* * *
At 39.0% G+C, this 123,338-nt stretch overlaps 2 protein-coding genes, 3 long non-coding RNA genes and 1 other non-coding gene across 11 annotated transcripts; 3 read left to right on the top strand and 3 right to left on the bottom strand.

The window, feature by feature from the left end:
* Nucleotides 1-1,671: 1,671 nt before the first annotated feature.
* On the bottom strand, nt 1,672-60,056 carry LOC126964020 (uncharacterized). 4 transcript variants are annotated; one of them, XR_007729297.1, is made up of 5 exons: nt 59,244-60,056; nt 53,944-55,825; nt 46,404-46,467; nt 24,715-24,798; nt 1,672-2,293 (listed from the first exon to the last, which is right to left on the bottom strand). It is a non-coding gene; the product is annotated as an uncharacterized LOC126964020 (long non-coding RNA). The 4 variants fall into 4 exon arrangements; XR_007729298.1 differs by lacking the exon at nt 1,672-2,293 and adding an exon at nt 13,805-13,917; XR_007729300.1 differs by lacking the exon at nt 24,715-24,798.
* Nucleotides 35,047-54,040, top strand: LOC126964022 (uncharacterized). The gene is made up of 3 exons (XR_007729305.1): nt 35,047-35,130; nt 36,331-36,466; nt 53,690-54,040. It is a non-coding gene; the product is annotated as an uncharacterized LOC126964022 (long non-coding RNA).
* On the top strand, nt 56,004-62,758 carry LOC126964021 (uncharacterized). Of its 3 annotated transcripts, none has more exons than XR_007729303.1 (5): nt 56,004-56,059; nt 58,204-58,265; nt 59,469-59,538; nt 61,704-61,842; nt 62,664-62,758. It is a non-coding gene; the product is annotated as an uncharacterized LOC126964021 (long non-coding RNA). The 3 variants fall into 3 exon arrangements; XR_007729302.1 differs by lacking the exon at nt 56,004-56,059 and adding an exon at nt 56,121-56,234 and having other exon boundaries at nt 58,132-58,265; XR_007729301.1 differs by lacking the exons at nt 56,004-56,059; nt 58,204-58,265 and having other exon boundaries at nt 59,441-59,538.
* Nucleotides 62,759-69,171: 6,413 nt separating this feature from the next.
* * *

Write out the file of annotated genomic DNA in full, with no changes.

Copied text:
At 39.0% G+C, this 123,338-nt stretch overlaps 2 protein-coding genes, 3 long non-coding RNA genes and 1 other non-coding gene across 11 annotated transcripts; 3 read left to right on the top strand and 3 right to left on the bottom strand.

The window, feature by feature from the left end:
* Nucleotides 1-1,671: 1,671 nt before the first annotated feature.
* On the bottom strand, nt 1,672-60,056 carry LOC126964020 (uncharacterized). 4 transcript variants are annotated; one of them, XR_007729297.1, is made up of 5 exons: nt 59,244-60,056; nt 53,944-55,825; nt 46,404-46,467; nt 24,715-24,798; nt 1,672-2,293 (listed from the first exon to the last, which is right to left on the bottom strand). It is a non-coding gene; the product is annotated as an uncharacterized LOC126964020 (long non-coding RNA). The 4 variants fall into 4 exon arrangements; XR_007729298.1 differs by lacking the exon at nt 1,672-2,293 and adding an exon at nt 13,805-13,917; XR_007729300.1 differs by lacking the exon at nt 24,715-24,798.
* Nucleotides 35,047-54,040, top strand: LOC126964022 (uncharacterized). The gene is made up of 3 exons (XR_007729305.1): nt 35,047-35,130; nt 36,331-36,466; nt 53,690-54,040. It is a non-coding gene; the product is annotated as an uncharacterized LOC126964022 (long non-coding RNA).
* On the top strand, nt 56,004-62,758 carry LOC126964021 (uncharacterized). Of its 3 annotated transcripts, none has more exons than XR_007729303.1 (5): nt 56,004-56,059; nt 58,204-58,265; nt 59,469-59,538; nt 61,704-61,842; nt 62,664-62,758. It is a non-coding gene; the product is annotated as an uncharacterized LOC126964021 (long non-coding RNA). The 3 variants fall into 3 exon arrangements; XR_007729302.1 differs by lacking the exon at nt 56,004-56,059 and adding an exon at nt 56,121-56,234 and having other exon boundaries at nt 58,132-58,265; XR_007729301.1 differs by lacking the exons at nt 56,004-56,059; nt 58,204-58,265 and having other exon boundaries at nt 59,441-59,538.
* Nucleotides 62,759-69,171: 6,413 nt separating this feature from the next.